1. Missed the live Ask the Expert event?
    Not to worry. Check out the archived thread of the Q&A with Ken Hutcheson, President of U.S. Lawns, and the LawnSite community in the Franchising forum .

    Dismiss Notice

Selling my LCO

Discussion in 'Lawn Mowing' started by outdoordynamics, Jul 30, 2006.

  1. outdoordynamics

    outdoordynamics LawnSite Member
    Posts: 13

    I'm planning on selling my buisness in SE Michigan. I could use some help on how to avertise it and what price I should sell it for. I have tons of equipment and around 140-150 regular customers. Any help would be apprieciated.
  2. Tony Clifton

    Tony Clifton LawnSite Senior Member
    Posts: 865

    You could sell it a few different ways. 1 would be to put it in the classifieds in your local newspaper. 2. Find a business broker, but they are going to want a big cut of the selling price. 3. Don't you have any local friends that own companies? Sell it to them. If not, call or fax a bunch of local companies telling them that your business is for sale. You could use flattery to help sell,,,tell tham you want them to buy because you like the way they run their companies, and you want your customers to be taken care of buy someone good.
    As far as value goes, some guys get lucky, but realistically the company is prob not as much as you think it should (which sucks). A general rule of thumb for residential maint. customers is one months revenue. So if you gross an avg. of $200/month per customer and you have 150 customers, then you can sell for 30k. The landscape side is generally not worth anything unless you have contracts for installs that you have not started yet. Equipment generally is not worth much, 50 bucks for a used weedeater, 4k for a z, etc. You may be able to sell for more, sell your name based on recognition etc. I am just trying to give you a rough idea of the minimum you should accept. Basically you are going to have to take what you can get.
  3. bigjeeping

    bigjeeping LawnSite Senior Member
    Posts: 903

    Where in michigan are your clients located? I know of someone who is looking to buy an established LCO.
  4. rodfather

    rodfather LawnSite Fanatic
    Posts: 9,501

    Many say that contracts is key. I don't believe that. I feel that longevity and name recognition is more important.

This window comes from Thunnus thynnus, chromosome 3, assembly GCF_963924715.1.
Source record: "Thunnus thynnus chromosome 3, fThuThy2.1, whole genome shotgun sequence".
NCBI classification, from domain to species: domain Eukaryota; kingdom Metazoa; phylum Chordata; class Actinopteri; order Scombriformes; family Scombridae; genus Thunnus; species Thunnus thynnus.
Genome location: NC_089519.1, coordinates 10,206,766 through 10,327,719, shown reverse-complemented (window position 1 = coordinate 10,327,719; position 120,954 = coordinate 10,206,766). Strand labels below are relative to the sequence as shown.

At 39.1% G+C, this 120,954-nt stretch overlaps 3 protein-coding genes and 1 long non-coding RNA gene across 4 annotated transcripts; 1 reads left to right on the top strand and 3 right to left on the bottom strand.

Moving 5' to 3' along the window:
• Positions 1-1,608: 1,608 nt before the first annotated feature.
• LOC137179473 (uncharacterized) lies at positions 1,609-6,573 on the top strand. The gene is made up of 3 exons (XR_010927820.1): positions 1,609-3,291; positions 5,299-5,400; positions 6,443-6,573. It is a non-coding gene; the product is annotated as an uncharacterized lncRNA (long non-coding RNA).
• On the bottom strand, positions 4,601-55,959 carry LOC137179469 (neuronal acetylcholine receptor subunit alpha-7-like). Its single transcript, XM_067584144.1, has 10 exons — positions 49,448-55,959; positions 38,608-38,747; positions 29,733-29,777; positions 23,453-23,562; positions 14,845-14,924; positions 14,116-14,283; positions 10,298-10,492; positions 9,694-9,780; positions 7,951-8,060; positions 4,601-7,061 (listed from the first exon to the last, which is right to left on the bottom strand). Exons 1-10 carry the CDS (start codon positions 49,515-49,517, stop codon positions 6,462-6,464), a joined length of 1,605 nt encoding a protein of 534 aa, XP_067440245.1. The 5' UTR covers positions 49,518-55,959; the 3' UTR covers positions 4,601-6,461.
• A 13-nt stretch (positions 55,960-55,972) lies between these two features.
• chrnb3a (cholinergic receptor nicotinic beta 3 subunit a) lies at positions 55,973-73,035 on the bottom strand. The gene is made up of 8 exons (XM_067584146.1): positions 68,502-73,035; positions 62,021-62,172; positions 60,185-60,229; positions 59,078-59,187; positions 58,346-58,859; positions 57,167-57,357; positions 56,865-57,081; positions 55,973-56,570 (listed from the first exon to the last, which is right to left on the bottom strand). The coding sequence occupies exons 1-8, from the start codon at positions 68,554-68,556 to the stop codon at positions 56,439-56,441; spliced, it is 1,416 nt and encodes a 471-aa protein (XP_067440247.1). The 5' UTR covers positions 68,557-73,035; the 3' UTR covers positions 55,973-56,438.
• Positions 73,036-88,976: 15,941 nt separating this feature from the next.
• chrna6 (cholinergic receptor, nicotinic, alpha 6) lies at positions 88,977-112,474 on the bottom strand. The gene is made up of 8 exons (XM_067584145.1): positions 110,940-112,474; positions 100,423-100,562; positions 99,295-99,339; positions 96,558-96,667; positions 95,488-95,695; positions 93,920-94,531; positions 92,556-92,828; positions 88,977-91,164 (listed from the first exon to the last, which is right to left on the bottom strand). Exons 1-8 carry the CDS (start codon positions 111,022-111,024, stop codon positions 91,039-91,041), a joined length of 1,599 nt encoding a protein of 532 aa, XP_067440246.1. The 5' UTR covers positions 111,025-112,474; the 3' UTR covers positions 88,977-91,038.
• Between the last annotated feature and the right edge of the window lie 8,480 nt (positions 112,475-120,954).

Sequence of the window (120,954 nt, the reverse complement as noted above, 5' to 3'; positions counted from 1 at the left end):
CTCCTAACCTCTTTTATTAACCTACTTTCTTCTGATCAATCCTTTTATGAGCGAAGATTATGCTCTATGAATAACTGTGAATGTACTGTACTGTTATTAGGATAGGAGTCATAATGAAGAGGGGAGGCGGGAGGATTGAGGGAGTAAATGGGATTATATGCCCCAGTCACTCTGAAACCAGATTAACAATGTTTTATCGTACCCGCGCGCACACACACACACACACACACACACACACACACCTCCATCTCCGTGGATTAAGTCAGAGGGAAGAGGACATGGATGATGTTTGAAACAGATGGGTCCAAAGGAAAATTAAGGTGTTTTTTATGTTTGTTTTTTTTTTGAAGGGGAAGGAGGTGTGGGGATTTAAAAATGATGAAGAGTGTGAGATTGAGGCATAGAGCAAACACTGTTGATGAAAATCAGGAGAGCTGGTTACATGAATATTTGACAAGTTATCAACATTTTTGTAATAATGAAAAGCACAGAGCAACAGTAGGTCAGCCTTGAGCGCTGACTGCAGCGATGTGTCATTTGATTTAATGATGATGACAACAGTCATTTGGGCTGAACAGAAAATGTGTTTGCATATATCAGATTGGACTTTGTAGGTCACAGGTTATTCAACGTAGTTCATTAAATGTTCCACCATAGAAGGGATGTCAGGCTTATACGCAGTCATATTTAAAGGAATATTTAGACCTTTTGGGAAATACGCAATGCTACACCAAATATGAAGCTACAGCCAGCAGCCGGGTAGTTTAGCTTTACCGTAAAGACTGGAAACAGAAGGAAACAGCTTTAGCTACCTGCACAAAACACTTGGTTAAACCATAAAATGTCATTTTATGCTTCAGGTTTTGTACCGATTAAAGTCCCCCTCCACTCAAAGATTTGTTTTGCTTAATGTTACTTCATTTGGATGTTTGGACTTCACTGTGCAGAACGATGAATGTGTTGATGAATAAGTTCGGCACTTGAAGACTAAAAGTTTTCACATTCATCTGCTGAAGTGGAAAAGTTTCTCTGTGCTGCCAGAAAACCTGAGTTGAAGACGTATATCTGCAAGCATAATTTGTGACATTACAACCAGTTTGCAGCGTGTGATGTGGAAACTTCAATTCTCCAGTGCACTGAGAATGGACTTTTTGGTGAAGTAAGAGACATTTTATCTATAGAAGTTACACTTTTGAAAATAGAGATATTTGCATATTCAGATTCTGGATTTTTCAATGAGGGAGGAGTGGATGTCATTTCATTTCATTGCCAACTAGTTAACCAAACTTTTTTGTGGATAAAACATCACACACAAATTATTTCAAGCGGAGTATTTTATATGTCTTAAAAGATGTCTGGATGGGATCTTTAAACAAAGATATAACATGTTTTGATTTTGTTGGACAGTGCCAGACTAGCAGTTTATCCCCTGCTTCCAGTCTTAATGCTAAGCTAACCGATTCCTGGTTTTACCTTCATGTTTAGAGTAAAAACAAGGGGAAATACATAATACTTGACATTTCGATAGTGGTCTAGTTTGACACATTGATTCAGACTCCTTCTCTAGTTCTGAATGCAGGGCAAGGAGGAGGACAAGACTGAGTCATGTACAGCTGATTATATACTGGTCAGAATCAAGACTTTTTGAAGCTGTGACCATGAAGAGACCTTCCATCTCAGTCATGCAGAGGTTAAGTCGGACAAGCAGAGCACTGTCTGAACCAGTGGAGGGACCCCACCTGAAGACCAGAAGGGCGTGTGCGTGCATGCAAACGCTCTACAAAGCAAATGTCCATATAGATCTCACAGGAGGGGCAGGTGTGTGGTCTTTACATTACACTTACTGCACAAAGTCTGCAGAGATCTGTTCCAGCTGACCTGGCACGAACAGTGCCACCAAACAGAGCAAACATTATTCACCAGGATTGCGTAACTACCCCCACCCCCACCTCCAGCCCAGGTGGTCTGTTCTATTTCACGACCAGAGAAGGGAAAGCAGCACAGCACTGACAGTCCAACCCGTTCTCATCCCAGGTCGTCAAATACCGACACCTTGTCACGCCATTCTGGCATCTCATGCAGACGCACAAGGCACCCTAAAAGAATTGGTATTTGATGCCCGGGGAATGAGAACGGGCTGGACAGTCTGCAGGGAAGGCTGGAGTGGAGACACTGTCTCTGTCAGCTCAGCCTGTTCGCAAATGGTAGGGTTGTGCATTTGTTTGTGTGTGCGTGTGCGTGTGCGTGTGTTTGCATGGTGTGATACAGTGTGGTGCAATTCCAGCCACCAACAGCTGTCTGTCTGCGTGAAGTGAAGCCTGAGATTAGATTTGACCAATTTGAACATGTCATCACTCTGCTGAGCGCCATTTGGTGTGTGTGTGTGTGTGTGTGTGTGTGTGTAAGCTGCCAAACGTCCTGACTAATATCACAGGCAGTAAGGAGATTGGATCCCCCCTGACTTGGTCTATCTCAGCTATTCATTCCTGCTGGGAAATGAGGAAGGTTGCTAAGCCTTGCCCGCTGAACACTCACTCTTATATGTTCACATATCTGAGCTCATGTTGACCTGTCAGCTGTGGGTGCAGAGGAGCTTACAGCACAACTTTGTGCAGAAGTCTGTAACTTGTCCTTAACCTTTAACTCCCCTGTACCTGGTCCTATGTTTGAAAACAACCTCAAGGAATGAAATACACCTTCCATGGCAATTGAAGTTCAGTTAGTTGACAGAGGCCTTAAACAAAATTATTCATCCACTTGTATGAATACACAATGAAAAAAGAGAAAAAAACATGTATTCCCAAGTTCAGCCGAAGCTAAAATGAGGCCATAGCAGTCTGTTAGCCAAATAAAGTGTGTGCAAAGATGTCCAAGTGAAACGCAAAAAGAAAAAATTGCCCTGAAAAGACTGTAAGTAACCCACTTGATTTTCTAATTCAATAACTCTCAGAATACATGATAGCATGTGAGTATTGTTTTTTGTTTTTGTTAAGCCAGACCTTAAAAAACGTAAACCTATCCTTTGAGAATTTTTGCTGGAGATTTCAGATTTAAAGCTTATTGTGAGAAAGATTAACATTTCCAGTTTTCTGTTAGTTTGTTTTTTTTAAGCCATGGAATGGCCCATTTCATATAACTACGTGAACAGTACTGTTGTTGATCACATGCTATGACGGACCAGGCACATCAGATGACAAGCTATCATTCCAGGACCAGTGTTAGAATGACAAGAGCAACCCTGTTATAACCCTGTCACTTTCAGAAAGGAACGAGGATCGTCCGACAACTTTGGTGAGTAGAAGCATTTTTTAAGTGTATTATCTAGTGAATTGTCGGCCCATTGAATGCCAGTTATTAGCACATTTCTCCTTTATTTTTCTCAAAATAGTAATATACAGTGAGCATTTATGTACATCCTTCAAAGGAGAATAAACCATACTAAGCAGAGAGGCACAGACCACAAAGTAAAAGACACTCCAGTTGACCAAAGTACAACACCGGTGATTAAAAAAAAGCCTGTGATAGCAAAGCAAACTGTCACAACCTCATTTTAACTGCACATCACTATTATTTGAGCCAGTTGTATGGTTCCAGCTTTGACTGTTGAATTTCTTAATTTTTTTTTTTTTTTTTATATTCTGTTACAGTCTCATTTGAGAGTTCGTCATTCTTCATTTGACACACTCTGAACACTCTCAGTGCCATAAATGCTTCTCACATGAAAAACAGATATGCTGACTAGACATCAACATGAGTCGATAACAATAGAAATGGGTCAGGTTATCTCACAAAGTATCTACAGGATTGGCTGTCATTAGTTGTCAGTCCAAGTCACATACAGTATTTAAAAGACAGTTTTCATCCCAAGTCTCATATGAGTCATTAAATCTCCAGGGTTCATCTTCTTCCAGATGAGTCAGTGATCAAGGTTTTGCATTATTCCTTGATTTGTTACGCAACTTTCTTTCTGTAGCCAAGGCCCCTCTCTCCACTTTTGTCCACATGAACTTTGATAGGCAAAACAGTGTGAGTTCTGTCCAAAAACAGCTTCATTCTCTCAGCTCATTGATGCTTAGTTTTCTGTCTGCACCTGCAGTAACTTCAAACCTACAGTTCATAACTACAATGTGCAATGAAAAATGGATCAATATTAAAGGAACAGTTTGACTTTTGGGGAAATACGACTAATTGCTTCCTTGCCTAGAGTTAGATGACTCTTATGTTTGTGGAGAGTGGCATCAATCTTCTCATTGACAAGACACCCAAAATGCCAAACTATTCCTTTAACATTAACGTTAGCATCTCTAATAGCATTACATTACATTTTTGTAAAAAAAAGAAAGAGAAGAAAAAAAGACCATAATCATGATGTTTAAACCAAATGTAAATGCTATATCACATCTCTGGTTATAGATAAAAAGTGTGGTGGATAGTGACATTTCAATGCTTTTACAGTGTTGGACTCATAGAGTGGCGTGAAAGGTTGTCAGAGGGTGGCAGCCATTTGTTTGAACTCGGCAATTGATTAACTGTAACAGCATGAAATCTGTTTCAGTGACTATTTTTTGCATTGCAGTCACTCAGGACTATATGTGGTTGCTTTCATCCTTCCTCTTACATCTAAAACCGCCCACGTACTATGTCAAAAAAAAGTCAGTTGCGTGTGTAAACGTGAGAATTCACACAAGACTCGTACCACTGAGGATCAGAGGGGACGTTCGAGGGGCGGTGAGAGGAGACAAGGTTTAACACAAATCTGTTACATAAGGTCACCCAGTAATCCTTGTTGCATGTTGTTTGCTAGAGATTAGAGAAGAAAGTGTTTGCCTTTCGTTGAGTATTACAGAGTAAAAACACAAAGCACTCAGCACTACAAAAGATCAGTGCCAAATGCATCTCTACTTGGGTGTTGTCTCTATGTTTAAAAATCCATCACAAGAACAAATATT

5. outdoordynamics

    outdoordynamics LawnSite Member
    Posts: 13

    Most of my customers are located in Farm. hills and west bloomfield
  6. keith_480231

    keith_480231 LawnSite Member
    Posts: 117

    If I may ask why are you selling?:waving:
  7. outdoordynamics

    outdoordynamics LawnSite Member
    Posts: 13

    I'm just tired of dealing with the combination of employees that get fully trained to my customers and then leave me. I have been in business for over 15 years and have never kept a worker more than 2 years. They all tell me I'm the nicest boss they ever had and I do pay well w/benefits but they still quit or don't show up. Thats the main reason I'm selling.
  8. Liquidfast

    Liquidfast LawnSite Senior Member
    from Ontario
    Posts: 739

    I would say you are one of the lucky ones. I dont know of anyone around here keeping help longer than a season. Maybe I should sell too. :hammerhead:
  9. grant087

    grant087 LawnSite Member
    Posts: 184

    at this point in the season your gonna be lucky to sell the company as a whole.....just due to the fact that anyone that wants to buy a company will want to spend the money in the spring so they have one full season of making money under their belt......thats just my 2 cents....if you decide to split it up let me know i would be willing to buy some equiptment off you and accounts if you have any in canton, livonia or northville....let me know if your interested we might be able to work something out......
  10. dvmcmrhp52

    dvmcmrhp52 LawnSite Platinum Member
    from Pa.
    Posts: 4,205

    I have to agree.
    Contracts with commercial accounts are pretty much a necessity, but having contracts with residentials really doesn't mean much. Most residential contracts are quite easy to do away with, so what value do they add to a sale?

Share This Page